Osprey's Retribution: The Soviet Reconquest of the Ukraine


Prit Buttar


Osprey Publishing




Scott Van Aken

Notes: 472 pages256 pages, hardbound
ISBN: 978-1-4728-3532-1

This is a prepublication copy and at nearly 500 pages of text, is a book that takes a long time to read. After the Kursk defeat, the German army was fairly much on the defensive for the rest of the war. Kursk was hugely expensive in terms of equipment and manpower. This was never really brought back up to specs and the Germans fought most of the rest of the war with undersize units and inadequate equipment in terms of numbers.

Meanwhile the Soviets had learned from the first two years of the war. During that time, most of their obsolete and obsolescent equipment had been destroyed, and while the loss in manpower was horrendous, those that survived formed the basis for new units that were provided with a cadre of experienced troops. It was also a time when their ineffective leadership was removed by those who had success on the battlefield. It also taught the Soviets to adapt their tactics to ones that benefitted their troops.

In this book, the author had done a superlative job of telling the story from both the Soviet and the German side. The tale is extremely well detailed and covers all of the major and minor battles as the Red Army slowly pushes back the Germans. There are tales of bravery and sacrifice as well as missed opportunities and failures in leadership that allowed one side or the other to either push forward or stop an onslaught.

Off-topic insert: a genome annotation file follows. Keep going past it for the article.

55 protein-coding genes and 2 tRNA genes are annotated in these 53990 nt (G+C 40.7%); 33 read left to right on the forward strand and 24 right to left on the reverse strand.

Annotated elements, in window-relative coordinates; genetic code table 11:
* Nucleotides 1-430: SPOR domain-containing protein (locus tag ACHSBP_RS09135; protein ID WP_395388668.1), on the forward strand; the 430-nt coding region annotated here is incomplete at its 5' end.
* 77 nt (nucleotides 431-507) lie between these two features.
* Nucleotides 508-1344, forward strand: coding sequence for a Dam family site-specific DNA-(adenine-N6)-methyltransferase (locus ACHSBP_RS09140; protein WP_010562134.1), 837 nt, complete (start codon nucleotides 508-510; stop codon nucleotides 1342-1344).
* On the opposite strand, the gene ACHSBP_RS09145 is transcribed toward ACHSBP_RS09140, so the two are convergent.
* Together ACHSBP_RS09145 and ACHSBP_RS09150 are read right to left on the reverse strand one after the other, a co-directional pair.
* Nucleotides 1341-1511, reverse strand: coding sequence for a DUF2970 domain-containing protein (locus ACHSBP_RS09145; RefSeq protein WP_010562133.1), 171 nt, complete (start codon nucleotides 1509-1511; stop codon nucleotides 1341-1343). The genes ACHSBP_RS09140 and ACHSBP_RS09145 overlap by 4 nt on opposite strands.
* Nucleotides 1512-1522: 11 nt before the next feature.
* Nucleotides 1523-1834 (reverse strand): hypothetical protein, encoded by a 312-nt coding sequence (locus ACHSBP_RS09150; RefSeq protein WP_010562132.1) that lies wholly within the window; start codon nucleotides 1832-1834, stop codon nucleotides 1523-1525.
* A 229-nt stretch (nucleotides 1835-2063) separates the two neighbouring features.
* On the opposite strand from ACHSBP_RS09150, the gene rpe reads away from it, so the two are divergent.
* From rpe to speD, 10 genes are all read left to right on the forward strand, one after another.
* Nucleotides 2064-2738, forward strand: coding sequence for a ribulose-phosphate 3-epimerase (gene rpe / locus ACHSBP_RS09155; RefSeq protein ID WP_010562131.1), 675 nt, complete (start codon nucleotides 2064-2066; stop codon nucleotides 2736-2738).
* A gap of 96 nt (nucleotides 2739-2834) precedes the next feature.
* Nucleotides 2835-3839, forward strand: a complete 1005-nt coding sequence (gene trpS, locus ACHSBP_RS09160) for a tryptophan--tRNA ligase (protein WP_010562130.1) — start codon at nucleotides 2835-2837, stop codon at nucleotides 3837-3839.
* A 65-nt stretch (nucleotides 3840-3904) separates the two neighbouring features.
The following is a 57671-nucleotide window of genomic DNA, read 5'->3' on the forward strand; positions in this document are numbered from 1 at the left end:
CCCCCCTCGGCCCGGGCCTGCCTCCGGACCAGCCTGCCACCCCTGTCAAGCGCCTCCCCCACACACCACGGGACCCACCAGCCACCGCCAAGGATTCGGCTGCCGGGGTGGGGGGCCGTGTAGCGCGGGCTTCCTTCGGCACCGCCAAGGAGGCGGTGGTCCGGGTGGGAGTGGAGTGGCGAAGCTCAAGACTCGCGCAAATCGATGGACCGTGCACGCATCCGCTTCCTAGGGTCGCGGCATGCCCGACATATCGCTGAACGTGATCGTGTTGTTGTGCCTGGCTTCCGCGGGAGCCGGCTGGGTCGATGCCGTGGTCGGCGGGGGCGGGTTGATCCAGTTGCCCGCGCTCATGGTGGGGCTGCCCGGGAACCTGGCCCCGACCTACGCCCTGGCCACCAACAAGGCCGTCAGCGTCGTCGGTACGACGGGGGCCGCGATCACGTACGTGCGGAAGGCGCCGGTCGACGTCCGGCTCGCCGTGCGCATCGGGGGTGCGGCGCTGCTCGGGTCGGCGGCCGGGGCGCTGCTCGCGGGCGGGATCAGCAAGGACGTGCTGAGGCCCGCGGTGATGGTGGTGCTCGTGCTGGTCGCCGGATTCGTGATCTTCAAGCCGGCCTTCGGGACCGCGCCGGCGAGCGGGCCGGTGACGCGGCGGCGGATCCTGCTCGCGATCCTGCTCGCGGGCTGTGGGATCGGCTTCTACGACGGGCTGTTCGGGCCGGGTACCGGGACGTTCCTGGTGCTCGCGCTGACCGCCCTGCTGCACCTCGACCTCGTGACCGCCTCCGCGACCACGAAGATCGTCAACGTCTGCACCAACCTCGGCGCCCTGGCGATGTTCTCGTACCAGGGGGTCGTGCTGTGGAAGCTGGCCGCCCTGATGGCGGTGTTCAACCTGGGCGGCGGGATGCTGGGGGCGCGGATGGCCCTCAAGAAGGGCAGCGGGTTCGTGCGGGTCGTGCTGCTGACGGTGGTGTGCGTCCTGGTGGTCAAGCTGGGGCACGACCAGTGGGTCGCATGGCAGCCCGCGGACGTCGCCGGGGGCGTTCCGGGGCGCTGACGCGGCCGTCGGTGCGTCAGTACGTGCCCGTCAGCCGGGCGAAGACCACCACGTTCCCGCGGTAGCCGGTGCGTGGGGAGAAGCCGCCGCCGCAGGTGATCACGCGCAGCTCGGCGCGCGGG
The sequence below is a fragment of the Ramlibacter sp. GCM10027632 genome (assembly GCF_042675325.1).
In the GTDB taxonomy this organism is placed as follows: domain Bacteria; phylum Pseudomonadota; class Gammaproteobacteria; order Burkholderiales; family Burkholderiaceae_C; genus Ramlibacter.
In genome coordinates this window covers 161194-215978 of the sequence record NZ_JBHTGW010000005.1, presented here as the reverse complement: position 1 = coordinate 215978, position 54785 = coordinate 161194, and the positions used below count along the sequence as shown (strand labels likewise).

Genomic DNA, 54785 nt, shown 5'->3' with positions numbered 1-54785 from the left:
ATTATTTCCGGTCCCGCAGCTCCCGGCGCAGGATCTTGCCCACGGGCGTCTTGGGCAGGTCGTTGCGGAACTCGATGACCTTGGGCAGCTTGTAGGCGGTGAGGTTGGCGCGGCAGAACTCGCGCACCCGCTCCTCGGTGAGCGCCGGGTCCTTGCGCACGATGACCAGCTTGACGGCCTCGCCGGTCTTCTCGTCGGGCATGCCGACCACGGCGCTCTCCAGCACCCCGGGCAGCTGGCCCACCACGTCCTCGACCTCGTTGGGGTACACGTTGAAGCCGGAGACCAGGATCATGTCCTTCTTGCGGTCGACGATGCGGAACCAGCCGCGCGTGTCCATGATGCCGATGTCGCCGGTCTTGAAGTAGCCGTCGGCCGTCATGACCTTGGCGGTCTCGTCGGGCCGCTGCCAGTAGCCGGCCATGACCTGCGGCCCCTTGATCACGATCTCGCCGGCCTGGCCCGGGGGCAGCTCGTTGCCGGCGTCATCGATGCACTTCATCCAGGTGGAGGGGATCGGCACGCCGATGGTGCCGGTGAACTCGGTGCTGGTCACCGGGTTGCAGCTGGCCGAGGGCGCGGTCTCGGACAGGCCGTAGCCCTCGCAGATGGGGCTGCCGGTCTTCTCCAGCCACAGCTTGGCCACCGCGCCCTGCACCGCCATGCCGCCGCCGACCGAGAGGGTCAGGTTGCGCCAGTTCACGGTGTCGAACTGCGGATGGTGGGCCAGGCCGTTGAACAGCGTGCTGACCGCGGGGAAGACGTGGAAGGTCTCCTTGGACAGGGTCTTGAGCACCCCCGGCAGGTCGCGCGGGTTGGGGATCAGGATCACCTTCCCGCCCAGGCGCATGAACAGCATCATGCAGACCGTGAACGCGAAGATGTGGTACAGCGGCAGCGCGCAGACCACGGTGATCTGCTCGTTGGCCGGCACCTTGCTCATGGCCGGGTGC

One thing that really sticks in one's mind while reading this is that the Soviets never really stopped attacking. This in itself was part of their strategy that never gave the Germans a chance to rest and re-equip. As the Germans got weaker, the Soviets grew in strength and despite the occasional technical superiority shown by German weapons, the Soviet juggernaut continued.

It makes for a gripping book and one that will provide hours of enjoyable reading. A couple of comments on the book itself. It has a goodly number of maps and no images. This latter may be due to it being an advanced copy. Well worth picking up and one I have no trouble recommending to you.

September 2019

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